DiaperBase Landing Page
MERL (Monitoring, Evaluation, Research, Learning) Challenges
Effective monitoring is an essential part of impact measurement, process improvement, impact measurement and accountability to funding agencies, as well as other stakeholders. A KPMG assessment of global M&E systems identified the cost of data management and analysis and ease of data accessibility and standardization as key roadblocks to introducing data analytics and “big data” into evaluation systems. A robust monitoring system allows small organizations with limited capacity to access critical information about service delivery and populations served that would ordinarily be out of reach. Maintaining inventory for nonprofits throughout the continental and non-continental United States required initial architecture to facilitate a system that would work well regardless of location, inventory inflow processes, and even language differences. Unsurprisingly the value of a single diaper is different in a large city like New York, rural Appalachia, or on one of the small islands of Hawai’i, and the system needed to be able to report on the local value of a diaper. Being open source software, we were able to customize the solution to enable users to enter the value per item. We even needed to build the system to be robust enough to handle non-English characters like those used on the Hawaiian Islands.
A significant challenge faced by Ruby for Good with this project was the needed expansion from serving diaper banks to also serving period supply and adult incontinence organizations. Even though the business process of distributing period supply and adult incontinence products is nearly identical to supplying diapers, there were several major cosmetic changes that needed to be implemented as well as substantial code refactorings to serve the new workflows. As users are often not technically savvy, the wording inside the application is of paramount importance. The cosmetic changes were needed to rename things like Diaper Drive to Donation Drive, Request Diapers to Request Essentials, and since the name of the application was the Diaper application, it required renaming it to something more all-encompassing - the Human Essentials application. We also learned that while the distribution process for period supplies is extremely similar there is one major difference, period supplies are distributed in kits, which are packages containing multiple items. For example, a kit may include tampons, wipes, and pads.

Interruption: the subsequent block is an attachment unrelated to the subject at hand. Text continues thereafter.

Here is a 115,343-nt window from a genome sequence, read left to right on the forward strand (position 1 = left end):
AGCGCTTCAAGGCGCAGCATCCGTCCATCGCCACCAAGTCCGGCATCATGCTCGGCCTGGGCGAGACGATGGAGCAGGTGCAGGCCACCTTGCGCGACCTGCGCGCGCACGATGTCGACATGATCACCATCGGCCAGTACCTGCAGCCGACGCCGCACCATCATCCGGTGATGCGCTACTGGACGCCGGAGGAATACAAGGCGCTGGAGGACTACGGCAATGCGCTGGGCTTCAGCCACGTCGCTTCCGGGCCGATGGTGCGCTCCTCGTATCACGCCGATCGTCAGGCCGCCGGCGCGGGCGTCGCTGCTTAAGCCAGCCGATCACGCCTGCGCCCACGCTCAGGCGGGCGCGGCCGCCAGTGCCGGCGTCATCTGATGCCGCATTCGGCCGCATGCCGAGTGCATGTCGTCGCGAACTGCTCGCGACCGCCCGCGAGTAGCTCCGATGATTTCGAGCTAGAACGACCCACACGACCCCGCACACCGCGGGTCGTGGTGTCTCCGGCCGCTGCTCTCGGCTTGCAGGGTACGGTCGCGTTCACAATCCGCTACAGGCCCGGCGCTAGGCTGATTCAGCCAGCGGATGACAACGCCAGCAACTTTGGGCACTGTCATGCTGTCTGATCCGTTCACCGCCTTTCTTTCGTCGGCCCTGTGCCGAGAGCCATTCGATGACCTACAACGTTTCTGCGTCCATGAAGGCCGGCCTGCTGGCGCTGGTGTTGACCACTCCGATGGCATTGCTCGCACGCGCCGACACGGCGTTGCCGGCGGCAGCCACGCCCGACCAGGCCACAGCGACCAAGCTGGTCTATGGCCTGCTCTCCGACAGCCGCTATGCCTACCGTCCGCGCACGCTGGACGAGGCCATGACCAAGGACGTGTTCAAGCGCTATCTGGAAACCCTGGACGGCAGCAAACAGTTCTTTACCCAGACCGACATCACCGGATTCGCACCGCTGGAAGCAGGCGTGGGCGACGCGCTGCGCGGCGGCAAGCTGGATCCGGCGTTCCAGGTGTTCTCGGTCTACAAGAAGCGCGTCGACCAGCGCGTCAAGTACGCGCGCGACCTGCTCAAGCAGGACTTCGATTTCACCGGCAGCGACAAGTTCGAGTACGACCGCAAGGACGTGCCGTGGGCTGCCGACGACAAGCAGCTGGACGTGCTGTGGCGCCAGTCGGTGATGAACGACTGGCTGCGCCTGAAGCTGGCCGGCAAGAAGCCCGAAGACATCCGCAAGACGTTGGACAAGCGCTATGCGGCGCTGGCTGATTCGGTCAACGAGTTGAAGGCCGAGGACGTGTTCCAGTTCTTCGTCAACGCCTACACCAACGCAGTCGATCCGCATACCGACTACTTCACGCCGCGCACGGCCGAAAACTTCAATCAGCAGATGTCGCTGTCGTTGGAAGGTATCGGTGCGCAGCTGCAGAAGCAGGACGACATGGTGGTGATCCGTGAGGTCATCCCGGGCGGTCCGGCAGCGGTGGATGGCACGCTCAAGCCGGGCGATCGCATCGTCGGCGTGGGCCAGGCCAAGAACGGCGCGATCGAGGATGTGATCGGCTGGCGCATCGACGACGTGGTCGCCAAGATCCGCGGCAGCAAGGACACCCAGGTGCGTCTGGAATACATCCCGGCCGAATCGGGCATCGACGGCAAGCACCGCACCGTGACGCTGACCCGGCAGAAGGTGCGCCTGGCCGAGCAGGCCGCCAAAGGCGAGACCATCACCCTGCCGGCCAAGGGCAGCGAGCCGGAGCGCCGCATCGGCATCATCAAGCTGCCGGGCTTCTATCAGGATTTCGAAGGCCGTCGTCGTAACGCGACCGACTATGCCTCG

For a system that was built on requesting and distributing single items, this was a major undertaking and would require extensive architectural and code changes. Realistically, this rebranding and code changes were, conservatively, going to be hundreds of hours of work for our open source community of volunteers and likely take several months of donated time to implement, had we only relied on our community. In mid-2020, with the COVID pandemic creating unprecedented challenges, and to achieve this vital change, in a quicker time frame, Ruby for Good turned to a corporate partner.
Ruby for Good facilitates skills-based volunteering experiences for companies and this clearly defined project was an ideal one to tackle in one of our engagements. At a facilitated skills-based volunteering engagement organized for Power Home Remodeling Group (PHRG), their engineers worked for an entire week and were able to drive the completion of this project across the finish line. The team at PHRG were impacted by our mission and several have since joined our community as active contributors. They found the experience extremely meaningful as they were able to meet and interact with several of the people running Period Supply and Diaper Bank organizations. They were able to see first hand the far-reaching and direct impact of the gift of their time and talent.
Constant Ongoing Discovery with Stakeholders
Ruby for Good was in its third year when the Diaper Base proof-of-concept was developed for the Portland Diaper Bank. The established process at that point was to engage with the stakeholder as much as possible to define a minimum viable product (MVP). Over time, we included several Diaper Bank stakeholders in our discovery process to gain a better understanding of their needs, and used their feedback, from testing the product, to improving the user experience, as we continued to finesse the application. Eventually this discussion included the NDBN, and we were invited to present at their annual conference, which was the endorsement that resulted in a large volume of new diaper banks signing up to use the app.